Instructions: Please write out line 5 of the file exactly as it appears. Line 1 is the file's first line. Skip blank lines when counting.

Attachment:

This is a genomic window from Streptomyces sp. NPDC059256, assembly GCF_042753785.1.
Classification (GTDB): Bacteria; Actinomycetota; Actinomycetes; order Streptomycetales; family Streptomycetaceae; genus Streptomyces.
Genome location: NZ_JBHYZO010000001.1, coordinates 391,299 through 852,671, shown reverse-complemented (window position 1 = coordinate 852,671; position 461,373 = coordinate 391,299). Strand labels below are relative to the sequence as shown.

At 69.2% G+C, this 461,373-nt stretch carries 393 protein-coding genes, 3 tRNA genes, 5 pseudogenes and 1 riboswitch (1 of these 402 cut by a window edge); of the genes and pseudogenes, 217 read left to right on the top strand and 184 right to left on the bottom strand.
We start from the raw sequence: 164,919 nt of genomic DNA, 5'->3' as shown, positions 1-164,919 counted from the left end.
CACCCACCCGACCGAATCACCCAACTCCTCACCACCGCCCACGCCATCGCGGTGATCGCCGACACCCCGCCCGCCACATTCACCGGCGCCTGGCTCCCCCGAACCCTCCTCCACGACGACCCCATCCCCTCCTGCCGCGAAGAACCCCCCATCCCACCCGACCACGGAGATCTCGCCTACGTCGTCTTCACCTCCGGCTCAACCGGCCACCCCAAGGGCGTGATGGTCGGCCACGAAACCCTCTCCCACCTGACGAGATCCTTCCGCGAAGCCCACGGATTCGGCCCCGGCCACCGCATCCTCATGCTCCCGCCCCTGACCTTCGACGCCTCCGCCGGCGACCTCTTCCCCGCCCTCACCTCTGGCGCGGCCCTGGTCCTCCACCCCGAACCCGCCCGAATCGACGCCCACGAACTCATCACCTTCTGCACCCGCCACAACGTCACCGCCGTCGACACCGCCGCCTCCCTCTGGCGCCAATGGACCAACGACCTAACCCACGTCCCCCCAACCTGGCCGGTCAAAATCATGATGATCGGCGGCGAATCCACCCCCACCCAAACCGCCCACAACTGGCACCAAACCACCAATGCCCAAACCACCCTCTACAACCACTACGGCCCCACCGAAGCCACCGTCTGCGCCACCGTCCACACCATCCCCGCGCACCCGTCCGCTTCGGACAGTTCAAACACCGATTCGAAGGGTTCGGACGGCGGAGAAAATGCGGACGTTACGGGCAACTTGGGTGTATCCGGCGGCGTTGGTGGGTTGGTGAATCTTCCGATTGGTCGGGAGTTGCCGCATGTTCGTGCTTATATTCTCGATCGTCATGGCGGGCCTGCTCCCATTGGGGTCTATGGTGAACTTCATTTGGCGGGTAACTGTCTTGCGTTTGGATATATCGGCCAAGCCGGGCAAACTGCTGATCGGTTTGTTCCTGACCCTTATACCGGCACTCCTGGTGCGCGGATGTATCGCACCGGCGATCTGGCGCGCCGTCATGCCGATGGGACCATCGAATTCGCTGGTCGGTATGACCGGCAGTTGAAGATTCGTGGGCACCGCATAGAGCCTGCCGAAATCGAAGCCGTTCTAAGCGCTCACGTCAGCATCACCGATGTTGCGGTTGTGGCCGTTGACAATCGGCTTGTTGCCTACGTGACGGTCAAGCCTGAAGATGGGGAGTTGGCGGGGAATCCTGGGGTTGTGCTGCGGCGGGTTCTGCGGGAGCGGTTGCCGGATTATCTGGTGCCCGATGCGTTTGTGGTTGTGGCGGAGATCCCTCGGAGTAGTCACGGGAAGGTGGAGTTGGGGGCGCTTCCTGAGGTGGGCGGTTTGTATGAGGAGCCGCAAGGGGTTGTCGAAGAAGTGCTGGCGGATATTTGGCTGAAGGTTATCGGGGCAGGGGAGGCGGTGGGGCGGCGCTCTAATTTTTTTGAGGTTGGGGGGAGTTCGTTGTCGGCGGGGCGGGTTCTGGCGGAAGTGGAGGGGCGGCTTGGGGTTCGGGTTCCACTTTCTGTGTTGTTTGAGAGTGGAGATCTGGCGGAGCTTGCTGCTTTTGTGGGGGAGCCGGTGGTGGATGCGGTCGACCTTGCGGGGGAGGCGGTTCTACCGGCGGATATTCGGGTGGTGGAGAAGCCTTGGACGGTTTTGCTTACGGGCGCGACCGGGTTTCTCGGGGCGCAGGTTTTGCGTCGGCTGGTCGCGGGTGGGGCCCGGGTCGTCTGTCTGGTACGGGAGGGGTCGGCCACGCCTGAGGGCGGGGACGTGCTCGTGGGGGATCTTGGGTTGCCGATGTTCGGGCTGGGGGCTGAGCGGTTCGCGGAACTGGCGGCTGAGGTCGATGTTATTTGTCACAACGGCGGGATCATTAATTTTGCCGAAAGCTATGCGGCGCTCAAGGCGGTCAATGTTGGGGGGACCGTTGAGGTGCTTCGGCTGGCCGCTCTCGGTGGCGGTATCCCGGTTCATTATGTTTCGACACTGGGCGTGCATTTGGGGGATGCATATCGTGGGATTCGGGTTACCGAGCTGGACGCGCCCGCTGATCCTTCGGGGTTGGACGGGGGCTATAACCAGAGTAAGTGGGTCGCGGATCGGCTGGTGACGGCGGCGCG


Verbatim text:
We start from the raw sequence: 164,919 nt of genomic DNA, 5'->3' as shown, positions 1-164,919 counted from the left end.